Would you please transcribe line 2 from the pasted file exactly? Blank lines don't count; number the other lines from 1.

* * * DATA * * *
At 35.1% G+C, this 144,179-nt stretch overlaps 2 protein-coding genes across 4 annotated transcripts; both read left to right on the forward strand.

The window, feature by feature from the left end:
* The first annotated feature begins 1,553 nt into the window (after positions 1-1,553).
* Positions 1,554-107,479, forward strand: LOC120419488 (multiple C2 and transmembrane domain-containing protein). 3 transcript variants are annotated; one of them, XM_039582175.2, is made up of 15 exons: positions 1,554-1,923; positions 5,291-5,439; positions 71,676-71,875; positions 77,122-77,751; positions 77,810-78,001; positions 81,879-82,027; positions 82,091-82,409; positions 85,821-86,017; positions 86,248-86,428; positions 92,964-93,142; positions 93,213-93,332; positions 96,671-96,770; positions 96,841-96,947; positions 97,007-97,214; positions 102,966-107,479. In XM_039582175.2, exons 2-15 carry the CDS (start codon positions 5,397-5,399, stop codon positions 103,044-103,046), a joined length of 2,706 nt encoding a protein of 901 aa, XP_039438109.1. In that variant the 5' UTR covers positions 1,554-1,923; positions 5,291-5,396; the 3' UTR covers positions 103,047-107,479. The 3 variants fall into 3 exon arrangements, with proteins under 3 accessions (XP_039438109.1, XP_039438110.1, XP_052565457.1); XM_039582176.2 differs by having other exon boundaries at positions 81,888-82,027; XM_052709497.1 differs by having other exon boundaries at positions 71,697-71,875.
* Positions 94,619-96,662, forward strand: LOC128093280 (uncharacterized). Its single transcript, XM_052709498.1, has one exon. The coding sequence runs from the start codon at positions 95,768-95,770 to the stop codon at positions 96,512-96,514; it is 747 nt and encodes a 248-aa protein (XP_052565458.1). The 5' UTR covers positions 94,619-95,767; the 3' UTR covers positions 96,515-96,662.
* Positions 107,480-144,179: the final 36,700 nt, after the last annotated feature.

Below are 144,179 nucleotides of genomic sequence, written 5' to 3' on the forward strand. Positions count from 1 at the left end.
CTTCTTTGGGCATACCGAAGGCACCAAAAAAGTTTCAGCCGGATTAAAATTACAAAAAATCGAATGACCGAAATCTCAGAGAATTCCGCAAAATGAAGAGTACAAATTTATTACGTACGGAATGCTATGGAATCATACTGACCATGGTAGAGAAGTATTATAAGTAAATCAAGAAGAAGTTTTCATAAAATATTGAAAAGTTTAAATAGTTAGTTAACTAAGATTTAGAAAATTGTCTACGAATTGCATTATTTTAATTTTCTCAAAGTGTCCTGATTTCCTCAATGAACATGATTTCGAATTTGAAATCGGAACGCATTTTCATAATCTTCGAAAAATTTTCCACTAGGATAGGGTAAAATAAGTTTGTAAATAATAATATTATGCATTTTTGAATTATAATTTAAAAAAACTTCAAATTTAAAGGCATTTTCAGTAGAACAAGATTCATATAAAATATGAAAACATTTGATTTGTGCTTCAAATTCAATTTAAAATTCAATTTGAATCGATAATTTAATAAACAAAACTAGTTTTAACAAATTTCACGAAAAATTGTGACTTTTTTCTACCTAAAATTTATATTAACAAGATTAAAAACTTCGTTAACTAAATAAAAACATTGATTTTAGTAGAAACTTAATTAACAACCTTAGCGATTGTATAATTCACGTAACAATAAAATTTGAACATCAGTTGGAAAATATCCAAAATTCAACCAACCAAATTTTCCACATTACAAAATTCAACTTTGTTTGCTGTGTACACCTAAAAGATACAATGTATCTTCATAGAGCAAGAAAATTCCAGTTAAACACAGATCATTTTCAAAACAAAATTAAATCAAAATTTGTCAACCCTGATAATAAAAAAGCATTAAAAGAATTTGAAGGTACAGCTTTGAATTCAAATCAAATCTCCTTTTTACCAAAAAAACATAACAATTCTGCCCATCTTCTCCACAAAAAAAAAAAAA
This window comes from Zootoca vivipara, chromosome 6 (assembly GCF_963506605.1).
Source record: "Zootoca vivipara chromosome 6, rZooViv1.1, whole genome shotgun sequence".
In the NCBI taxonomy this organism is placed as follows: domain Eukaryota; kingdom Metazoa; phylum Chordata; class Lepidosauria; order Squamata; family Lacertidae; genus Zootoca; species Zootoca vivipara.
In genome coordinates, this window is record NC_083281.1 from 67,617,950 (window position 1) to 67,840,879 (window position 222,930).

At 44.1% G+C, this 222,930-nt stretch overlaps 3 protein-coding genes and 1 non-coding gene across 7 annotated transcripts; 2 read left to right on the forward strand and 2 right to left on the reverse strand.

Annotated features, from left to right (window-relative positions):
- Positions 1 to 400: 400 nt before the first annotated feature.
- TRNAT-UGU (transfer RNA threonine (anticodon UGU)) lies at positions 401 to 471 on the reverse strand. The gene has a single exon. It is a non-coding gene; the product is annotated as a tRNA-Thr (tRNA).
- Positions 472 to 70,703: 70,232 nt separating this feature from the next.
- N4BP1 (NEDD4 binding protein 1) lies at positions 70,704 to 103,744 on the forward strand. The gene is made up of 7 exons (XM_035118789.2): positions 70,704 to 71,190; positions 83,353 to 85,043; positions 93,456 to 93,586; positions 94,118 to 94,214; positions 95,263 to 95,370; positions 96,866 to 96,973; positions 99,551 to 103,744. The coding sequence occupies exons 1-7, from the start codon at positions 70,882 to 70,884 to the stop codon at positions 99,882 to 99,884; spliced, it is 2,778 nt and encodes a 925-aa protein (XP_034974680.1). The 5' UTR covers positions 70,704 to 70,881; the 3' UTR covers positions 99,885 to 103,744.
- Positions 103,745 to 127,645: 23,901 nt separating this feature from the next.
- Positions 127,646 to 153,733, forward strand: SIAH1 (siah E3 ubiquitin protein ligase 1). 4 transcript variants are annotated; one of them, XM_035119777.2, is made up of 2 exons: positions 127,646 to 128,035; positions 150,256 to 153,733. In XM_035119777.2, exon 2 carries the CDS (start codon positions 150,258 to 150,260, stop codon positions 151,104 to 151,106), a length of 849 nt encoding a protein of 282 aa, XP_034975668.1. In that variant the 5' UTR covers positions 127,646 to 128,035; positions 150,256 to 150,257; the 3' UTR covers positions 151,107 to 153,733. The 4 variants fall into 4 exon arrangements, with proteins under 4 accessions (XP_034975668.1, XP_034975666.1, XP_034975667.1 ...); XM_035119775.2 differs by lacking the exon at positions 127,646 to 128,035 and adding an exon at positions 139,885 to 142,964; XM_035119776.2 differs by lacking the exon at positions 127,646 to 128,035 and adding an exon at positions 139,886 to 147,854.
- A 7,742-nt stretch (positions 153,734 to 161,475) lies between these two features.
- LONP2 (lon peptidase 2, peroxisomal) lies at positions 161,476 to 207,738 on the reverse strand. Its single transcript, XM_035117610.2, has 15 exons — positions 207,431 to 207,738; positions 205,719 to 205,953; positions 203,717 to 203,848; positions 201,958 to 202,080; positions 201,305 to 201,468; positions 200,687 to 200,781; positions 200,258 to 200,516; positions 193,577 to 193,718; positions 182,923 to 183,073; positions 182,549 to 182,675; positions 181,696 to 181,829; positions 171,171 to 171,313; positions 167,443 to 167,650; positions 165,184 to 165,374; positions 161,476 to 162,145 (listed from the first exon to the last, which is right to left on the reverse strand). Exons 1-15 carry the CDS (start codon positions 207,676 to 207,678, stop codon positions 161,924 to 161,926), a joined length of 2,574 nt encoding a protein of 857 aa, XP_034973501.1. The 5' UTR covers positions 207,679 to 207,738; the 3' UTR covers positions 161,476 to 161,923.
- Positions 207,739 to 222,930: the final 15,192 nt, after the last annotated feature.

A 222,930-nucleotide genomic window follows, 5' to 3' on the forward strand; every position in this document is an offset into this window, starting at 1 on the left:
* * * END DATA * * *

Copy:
The window, feature by feature from the left end: